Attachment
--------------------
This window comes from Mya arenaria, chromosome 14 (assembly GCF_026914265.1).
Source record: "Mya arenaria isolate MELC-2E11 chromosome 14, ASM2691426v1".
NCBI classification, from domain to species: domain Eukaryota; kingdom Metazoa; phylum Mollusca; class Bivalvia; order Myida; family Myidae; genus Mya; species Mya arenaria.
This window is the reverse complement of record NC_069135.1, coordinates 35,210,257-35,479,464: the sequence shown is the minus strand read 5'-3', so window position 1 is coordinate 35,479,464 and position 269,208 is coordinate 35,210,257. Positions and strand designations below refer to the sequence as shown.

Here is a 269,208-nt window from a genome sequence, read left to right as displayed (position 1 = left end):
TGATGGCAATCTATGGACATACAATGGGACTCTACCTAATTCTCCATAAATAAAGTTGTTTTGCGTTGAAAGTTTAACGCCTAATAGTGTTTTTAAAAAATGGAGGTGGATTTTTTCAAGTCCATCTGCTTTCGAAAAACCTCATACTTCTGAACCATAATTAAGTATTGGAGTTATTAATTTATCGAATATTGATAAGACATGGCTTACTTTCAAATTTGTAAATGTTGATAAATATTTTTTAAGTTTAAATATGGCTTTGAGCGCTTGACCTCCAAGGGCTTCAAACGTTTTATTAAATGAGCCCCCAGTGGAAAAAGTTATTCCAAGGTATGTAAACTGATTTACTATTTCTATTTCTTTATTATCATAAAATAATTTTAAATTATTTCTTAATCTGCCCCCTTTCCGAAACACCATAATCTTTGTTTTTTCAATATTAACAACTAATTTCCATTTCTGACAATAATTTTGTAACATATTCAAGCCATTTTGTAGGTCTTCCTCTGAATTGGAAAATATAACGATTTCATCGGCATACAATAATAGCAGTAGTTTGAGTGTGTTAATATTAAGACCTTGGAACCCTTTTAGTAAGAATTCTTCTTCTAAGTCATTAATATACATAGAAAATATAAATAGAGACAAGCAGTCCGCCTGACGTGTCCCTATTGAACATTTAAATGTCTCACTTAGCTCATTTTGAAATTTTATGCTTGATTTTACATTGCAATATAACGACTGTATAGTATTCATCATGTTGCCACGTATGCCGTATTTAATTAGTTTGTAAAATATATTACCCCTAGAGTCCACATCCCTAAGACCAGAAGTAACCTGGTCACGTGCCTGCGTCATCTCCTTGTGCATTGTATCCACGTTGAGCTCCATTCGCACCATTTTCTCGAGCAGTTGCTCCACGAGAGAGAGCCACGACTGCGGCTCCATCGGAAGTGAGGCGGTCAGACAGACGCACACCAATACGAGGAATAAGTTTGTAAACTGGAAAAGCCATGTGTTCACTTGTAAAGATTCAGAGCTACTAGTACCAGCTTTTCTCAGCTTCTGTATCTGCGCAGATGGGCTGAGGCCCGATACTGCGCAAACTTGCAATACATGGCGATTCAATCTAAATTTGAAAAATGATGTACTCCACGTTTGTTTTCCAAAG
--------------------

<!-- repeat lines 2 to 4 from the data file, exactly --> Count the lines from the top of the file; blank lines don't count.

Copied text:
Source record: "Mya arenaria isolate MELC-2E11 chromosome 14, ASM2691426v1".
NCBI classification, from domain to species: domain Eukaryota; kingdom Metazoa; phylum Mollusca; class Bivalvia; order Myida; family Myidae; genus Mya; species Mya arenaria.
This window is the reverse complement of record NC_069135.1, coordinates 35,210,257-35,479,464: the sequence shown is the minus strand read 5'-3', so window position 1 is coordinate 35,479,464 and position 269,208 is coordinate 35,210,257. Positions and strand designations below refer to the sequence as shown.